Signs of the Season

For a few days in August (Or was it just earlier this month? I don’t remember.) the temperatures dropped into the 60’s, and I thought: Oh, it’s time for fall. I thought it was premature, but then I always feel that way, and I welcomed the seasonal change anyway. And then highs in the 90’s returned, and we’ve since been enjoying an extended summer.

Thankfully, the humidity has dropped back down within acceptable (Yep, I’m the judge of that, thankyouverymuch!) northern Michigan norms, and the mosquito population has died back some so outdoor exploration is less frustrating than it is early in the summer. Without much of a plan, Tony and I headed south yesterday afternoon to check out a state park in Interlochen that we’ve driven near dozens of times, yet never stopped to visit.

About half of the campground was closed, which we took as a mere suggestion since it seemed that only cars were blocked. We ducked under the yellow tape and wandered aimlessly under the oaks, hoping the breezes wouldn’t dislodge acorns onto our noggins.


Thanks to the summery weather, our trees are still mostly green, though a few are starting to display their autumnal plumage. Since Interlochen is a touch inland compared to on-the-bay Traverse City, we had hoped for a slightly advanced color season. We weren’t entirely disappointed.



After our meandering, we grabbed some dinner and then went in search of potential super moon eclipse viewing sites. I took a few pictures from the park in Greilickville, but by then the sky was getting too dark for the photos I had in mind, so I threw in the towel on that venture. Considering the lunar eclipse is officially underway, and the sky is completely clouded over, I’m glad I didn’t spend too much time discovering the perfect location. Here’s hoping your view is better :)


On August 2, several rounds of fierce summer storms swept through northern Michigan. We won’t talk about how I didn’t get out in time for the really awesome photos of one of the rounds of storms (not that I’m still upset about missing my opportunity or anything). Ninety mile-per-hour winds accompanied the last round that rolled through, with several notable downdrafts. The storm is reported to have been the worst one the area has seen in at least 25 years.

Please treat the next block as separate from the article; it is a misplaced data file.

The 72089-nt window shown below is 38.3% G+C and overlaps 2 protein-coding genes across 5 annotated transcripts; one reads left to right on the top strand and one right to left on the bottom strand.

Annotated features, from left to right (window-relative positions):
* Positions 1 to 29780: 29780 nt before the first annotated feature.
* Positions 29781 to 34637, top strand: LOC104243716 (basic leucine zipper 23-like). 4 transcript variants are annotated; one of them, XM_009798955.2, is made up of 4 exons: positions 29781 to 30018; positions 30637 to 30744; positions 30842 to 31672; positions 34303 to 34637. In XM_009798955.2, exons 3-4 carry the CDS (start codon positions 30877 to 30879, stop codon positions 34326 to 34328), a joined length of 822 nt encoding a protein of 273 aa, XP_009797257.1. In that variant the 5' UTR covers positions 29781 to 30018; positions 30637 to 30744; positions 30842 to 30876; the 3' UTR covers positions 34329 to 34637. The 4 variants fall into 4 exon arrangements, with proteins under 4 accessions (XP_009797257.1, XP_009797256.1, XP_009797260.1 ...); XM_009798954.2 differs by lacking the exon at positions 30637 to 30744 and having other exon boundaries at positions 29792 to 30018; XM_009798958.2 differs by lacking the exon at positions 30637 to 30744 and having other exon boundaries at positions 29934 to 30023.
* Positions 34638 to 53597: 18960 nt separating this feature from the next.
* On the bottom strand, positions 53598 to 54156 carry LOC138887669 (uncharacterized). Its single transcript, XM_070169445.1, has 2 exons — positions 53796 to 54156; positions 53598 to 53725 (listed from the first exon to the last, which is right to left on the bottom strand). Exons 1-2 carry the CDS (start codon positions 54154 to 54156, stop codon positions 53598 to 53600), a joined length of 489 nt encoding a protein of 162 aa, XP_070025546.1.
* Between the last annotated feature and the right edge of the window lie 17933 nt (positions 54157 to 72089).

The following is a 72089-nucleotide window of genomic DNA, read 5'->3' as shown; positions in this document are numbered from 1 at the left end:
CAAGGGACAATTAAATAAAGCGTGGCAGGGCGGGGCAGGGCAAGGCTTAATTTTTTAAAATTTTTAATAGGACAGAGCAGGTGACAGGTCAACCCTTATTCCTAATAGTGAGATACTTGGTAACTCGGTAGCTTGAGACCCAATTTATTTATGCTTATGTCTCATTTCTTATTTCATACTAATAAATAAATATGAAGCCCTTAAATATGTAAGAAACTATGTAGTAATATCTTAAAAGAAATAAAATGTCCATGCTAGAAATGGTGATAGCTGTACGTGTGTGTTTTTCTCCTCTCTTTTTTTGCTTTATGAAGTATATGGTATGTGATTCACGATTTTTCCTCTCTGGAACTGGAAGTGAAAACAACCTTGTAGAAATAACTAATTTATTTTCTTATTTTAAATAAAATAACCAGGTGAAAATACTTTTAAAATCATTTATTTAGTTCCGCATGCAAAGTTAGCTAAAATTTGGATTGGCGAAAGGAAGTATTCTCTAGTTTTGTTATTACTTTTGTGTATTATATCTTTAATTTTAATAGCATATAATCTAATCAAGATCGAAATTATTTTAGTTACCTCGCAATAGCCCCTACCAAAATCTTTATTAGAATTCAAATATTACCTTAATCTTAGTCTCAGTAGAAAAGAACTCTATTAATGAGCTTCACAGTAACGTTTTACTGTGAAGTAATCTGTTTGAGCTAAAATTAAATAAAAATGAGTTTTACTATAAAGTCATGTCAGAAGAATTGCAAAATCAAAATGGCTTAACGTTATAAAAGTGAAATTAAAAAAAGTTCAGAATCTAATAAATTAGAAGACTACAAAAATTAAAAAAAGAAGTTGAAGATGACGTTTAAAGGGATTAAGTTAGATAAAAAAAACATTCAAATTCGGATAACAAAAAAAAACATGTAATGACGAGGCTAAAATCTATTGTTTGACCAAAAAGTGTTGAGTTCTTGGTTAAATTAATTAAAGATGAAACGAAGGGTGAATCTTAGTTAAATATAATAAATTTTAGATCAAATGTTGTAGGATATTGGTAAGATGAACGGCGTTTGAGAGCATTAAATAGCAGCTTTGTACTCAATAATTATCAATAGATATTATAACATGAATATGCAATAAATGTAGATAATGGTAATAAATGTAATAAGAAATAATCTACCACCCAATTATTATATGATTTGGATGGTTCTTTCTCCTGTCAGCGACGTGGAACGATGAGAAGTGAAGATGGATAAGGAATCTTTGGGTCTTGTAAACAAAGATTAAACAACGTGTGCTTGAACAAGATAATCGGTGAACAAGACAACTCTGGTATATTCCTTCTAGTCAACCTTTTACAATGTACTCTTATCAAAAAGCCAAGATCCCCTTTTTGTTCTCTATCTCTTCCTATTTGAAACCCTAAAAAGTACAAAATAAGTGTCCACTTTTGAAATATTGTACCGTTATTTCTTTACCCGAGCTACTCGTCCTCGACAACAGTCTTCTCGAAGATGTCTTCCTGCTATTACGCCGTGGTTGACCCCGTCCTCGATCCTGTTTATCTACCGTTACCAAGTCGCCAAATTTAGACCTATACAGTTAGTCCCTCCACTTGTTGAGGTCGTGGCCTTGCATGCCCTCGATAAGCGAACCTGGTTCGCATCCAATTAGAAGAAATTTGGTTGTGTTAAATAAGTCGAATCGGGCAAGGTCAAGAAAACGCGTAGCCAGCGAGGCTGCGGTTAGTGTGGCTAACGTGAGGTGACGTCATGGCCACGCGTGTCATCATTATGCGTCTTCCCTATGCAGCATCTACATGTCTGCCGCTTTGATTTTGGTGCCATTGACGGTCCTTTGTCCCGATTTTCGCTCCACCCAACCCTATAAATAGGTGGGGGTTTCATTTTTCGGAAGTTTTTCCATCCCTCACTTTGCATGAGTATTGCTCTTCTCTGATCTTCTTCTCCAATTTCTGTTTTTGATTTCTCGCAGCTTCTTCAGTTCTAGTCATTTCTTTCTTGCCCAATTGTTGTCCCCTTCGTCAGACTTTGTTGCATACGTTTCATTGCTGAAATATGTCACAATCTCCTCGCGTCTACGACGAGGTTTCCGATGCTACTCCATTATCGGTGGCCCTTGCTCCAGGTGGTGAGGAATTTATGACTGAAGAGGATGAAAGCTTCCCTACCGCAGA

We got lucky, losing only a few small limbs off our trees, but nearby areas did not fare so well. Today, we decided to hike one of the still-closed trails, taking the signs as more of a “you can’t sue us if you get hurt” warning.

The trail started off mostly clear, though we could see huge sections of forest on either side that had been laid over by the winds. Soon, though, we came across more substantial devastation.


Not long thereafter, our trail was lost entirely to a labyrinth of trunks and branches. We scrabbled on for a bit – finally turning back after a minor mishap that separated group like we were in a scary movie. (We all made it back to the car safely, though not entirely unscathed.)

It is sobering to see the tops snapped off huge trees and to see so many uprooted. It’s haunting to see trees fractured near the base of their trunks, and to see the scrapes the trees collected as they crashed to their deaths amid their longstanding peers.

On a lighter note, just before we rejoined the trail, we came across a fledgling squirrel. The tiny thing wasn’t moving well enough to run away from us, but it didn’t seem hurt either. Petey was super curious, so we allowed him to approach slowly. He jumped back every time the baby squirrel twitched at all, but he gently sniffed it, and then we went on our way.


Whoever said pit bulls are inherently dangerous obviously never met this one.

Hiking Arcadia

Tony and I have always leaned toward the curmudgeonly side, opting for to bushwack our own roads rather than share one with the masses. It’s not that the masses are lesser; it’s that they are masses. Thus, living in Traverse City, we are more aware of the weekend crowds that gather to play in our northern Michigan playground, and we feel pressure to escape. Even popular outdoor destinations like the Sleeping Bear Dunes National Park feel too busy on weekends, so yesterday we decided to aim for a sunset hike a bit south of our normal settings.

After an oddly frustrating drive down US-31, we parked at the Old Baldy Trailhead in the Arcadia Dunes Nature Preserve. We’d driven by the area a few times, but never stopped for a hike. We joined one car in the parking area, and other than footprints, saw no other signs of humanity on our outing. Masses averted ;)

The trail was well-marked, dotted with late summer wildflowers, and devoid of bugs – pretty much the best kind of trail. The mixed hardwoods had a lovely open forest floor, deeply darkened by a rich canopy. But we soon climbed a ridge leading over the dunes.

The packed sand gave way to loose sand as we rounded Old Baldy, an open dune perched 356-feet above Lake Michigan.

The sun shone through a hazy sky, painting the sand peach; a gentle breeze took the heat out of the climb; and the vistas made us feel tiny.